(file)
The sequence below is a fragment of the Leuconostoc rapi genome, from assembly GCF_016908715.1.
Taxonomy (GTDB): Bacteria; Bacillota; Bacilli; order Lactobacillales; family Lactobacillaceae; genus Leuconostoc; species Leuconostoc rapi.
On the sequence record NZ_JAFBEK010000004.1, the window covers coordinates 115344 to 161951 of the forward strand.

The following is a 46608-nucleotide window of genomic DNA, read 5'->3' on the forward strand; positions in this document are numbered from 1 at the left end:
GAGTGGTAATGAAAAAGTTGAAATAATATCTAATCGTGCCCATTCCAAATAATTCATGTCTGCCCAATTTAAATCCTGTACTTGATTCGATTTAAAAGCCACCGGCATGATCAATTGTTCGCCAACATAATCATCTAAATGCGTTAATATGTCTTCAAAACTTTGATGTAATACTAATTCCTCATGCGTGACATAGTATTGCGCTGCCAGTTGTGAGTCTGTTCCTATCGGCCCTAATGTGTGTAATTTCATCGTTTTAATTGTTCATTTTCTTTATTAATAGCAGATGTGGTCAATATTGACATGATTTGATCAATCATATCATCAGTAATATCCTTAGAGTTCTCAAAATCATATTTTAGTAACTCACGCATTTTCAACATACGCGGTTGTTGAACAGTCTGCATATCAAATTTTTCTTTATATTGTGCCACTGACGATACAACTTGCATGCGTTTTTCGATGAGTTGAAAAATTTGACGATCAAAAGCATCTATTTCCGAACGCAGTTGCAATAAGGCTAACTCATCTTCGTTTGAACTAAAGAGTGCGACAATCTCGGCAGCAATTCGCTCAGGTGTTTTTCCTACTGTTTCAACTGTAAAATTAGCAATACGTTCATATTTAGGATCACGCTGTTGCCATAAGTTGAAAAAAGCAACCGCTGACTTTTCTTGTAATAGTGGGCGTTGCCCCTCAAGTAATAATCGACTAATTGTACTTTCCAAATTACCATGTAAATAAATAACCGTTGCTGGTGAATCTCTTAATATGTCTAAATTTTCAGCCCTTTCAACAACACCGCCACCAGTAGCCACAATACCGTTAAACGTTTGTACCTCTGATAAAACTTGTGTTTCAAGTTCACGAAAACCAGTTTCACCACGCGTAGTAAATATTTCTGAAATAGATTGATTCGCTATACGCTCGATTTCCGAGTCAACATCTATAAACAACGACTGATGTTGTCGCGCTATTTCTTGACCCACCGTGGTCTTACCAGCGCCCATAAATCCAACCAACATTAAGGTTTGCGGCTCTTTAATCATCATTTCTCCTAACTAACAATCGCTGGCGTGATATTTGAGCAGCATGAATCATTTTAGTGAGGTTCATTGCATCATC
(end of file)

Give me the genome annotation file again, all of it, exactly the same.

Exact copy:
The sequence below is a fragment of the Leuconostoc rapi genome, from assembly GCF_016908715.1.
Taxonomy (GTDB): Bacteria; Bacillota; Bacilli; order Lactobacillales; family Lactobacillaceae; genus Leuconostoc; species Leuconostoc rapi.
On the sequence record NZ_JAFBEK010000004.1, the window covers coordinates 115344 to 161951 of the forward strand.

The following is a 46608-nucleotide window of genomic DNA, read 5'->3' on the forward strand; positions in this document are numbered from 1 at the left end:
GAGTGGTAATGAAAAAGTTGAAATAATATCTAATCGTGCCCATTCCAAATAATTCATGTCTGCCCAATTTAAATCCTGTACTTGATTCGATTTAAAAGCCACCGGCATGATCAATTGTTCGCCAACATAATCATCTAAATGCGTTAATATGTCTTCAAAACTTTGATGTAATACTAATTCCTCATGCGTGACATAGTATTGCGCTGCCAGTTGTGAGTCTGTTCCTATCGGCCCTAATGTGTGTAATTTCATCGTTTTAATTGTTCATTTTCTTTATTAATAGCAGATGTGGTCAATATTGACATGATTTGATCAATCATATCATCAGTAATATCCTTAGAGTTCTCAAAATCATATTTTAGTAACTCACGCATTTTCAACATACGCGGTTGTTGAACAGTCTGCATATCAAATTTTTCTTTATATTGTGCCACTGACGATACAACTTGCATGCGTTTTTCGATGAGTTGAAAAATTTGACGATCAAAAGCATCTATTTCCGAACGCAGTTGCAATAAGGCTAACTCATCTTCGTTTGAACTAAAGAGTGCGACAATCTCGGCAGCAATTCGCTCAGGTGTTTTTCCTACTGTTTCAACTGTAAAATTAGCAATACGTTCATATTTAGGATCACGCTGTTGCCATAAGTTGAAAAAAGCAACCGCTGACTTTTCTTGTAATAGTGGGCGTTGCCCCTCAAGTAATAATCGACTAATTGTACTTTCCAAATTACCATGTAAATAAATAACCGTTGCTGGTGAATCTCTTAATATGTCTAAATTTTCAGCCCTTTCAACAACACCGCCACCAGTAGCCACAATACCGTTAAACGTTTGTACCTCTGATAAAACTTGTGTTTCAAGTTCACGAAAACCAGTTTCACCACGCGTAGTAAATATTTCTGAAATAGATTGATTCGCTATACGCTCGATTTCCGAGTCAACATCTATAAACAACGACTGATGTTGTCGCGCTATTTCTTGACCCACCGTGGTCTTACCAGCGCCCATAAATCCAACCAACATTAAGGTTTGCGGCTCTTTAATCATCATTTCTCCTAACTAACAATCGCTGGCGTGATATTTGAGCAGCATGAATCATTTTAGTGAGGTTCATTGCATCATC